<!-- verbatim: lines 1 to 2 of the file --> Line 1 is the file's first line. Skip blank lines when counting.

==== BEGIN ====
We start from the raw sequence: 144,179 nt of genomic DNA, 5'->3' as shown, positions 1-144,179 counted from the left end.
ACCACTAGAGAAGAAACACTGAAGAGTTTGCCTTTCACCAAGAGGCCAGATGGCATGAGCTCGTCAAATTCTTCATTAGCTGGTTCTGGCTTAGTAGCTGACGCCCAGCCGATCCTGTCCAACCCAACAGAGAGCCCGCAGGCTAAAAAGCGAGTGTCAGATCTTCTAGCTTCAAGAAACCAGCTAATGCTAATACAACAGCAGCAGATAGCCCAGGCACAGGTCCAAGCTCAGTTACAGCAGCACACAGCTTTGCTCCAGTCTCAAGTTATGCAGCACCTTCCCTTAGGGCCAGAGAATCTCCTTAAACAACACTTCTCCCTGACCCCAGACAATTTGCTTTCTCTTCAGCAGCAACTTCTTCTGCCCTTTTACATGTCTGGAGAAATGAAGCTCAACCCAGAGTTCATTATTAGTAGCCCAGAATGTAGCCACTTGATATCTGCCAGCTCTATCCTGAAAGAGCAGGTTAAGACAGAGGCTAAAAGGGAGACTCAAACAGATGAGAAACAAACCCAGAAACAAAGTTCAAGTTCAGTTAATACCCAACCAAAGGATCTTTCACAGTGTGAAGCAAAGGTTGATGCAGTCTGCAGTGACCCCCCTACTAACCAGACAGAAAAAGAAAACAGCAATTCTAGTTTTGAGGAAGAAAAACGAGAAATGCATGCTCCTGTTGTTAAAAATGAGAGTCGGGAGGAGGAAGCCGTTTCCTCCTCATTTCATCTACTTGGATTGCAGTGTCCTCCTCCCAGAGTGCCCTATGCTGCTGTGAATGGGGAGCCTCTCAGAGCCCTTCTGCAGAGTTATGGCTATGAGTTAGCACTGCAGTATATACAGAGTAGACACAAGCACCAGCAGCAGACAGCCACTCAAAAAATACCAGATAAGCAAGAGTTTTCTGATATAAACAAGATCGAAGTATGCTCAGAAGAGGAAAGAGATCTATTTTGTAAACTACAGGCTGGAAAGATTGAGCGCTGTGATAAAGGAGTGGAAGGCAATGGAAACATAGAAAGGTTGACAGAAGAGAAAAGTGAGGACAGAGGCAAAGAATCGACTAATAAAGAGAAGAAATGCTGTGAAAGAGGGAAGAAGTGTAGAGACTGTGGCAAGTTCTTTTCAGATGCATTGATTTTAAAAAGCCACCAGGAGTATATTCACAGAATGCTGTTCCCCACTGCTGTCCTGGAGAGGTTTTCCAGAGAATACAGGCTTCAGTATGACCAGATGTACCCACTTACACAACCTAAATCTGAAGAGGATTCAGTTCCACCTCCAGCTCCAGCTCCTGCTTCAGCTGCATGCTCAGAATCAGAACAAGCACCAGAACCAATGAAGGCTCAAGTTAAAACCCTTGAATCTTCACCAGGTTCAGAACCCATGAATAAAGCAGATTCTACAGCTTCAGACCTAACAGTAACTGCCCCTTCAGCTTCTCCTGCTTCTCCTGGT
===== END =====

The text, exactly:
We start from the raw sequence: 144,179 nt of genomic DNA, 5'->3' as shown, positions 1-144,179 counted from the left end.
ACCACTAGAGAAGAAACACTGAAGAGTTTGCCTTTCACCAAGAGGCCAGATGGCATGAGCTCGTCAAATTCTTCATTAGCTGGTTCTGGCTTAGTAGCTGACGCCCAGCCGATCCTGTCCAACCCAACAGAGAGCCCGCAGGCTAAAAAGCGAGTGTCAGATCTTCTAGCTTCAAGAAACCAGCTAATGCTAATACAACAGCAGCAGATAGCCCAGGCACAGGTCCAAGCTCAGTTACAGCAGCACACAGCTTTGCTCCAGTCTCAAGTTATGCAGCACCTTCCCTTAGGGCCAGAGAATCTCCTTAAACAACACTTCTCCCTGACCCCAGACAATTTGCTTTCTCTTCAGCAGCAACTTCTTCTGCCCTTTTACATGTCTGGAGAAATGAAGCTCAACCCAGAGTTCATTATTAGTAGCCCAGAATGTAGCCACTTGATATCTGCCAGCTCTATCCTGAAAGAGCAGGTTAAGACAGAGGCTAAAAGGGAGACTCAAACAGATGAGAAACAAACCCAGAAACAAAGTTCAAGTTCAGTTAATACCCAACCAAAGGATCTTTCACAGTGTGAAGCAAAGGTTGATGCAGTCTGCAGTGACCCCCCTACTAACCAGACAGAAAAAGAAAACAGCAATTCTAGTTTTGAGGAAGAAAAACGAGAAATGCATGCTCCTGTTGTTAAAAATGAGAGTCGGGAGGAGGAAGCCGTTTCCTCCTCATTTCATCTACTTGGATTGCAGTGTCCTCCTCCCAGAGTGCCCTATGCTGCTGTGAATGGGGAGCCTCTCAGAGCCCTTCTGCAGAGTTATGGCTATGAGTTAGCACTGCAGTATATACAGAGTAGACACAAGCACCAGCAGCAGACAGCCACTCAAAAAATACCAGATAAGCAAGAGTTTTCTGATATAAACAAGATCGAAGTATGCTCAGAAGAGGAAAGAGATCTATTTTGTAAACTACAGGCTGGAAAGATTGAGCGCTGTGATAAAGGAGTGGAAGGCAATGGAAACATAGAAAGGTTGACAGAAGAGAAAAGTGAGGACAGAGGCAAAGAATCGACTAATAAAGAGAAGAAATGCTGTGAAAGAGGGAAGAAGTGTAGAGACTGTGGCAAGTTCTTTTCAGATGCATTGATTTTAAAAAGCCACCAGGAGTATATTCACAGAATGCTGTTCCCCACTGCTGTCCTGGAGAGGTTTTCCAGAGAATACAGGCTTCAGTATGACCAGATGTACCCACTTACACAACCTAAATCTGAAGAGGATTCAGTTCCACCTCCAGCTCCAGCTCCTGCTTCAGCTGCATGCTCAGAATCAGAACAAGCACCAGAACCAATGAAGGCTCAAGTTAAAACCCTTGAATCTTCACCAGGTTCAGAACCCATGAATAAAGCAGATTCTACAGCTTCAGACCTAACAGTAACTGCCCCTTCAGCTTCTCCTGCTTCTCCTGGT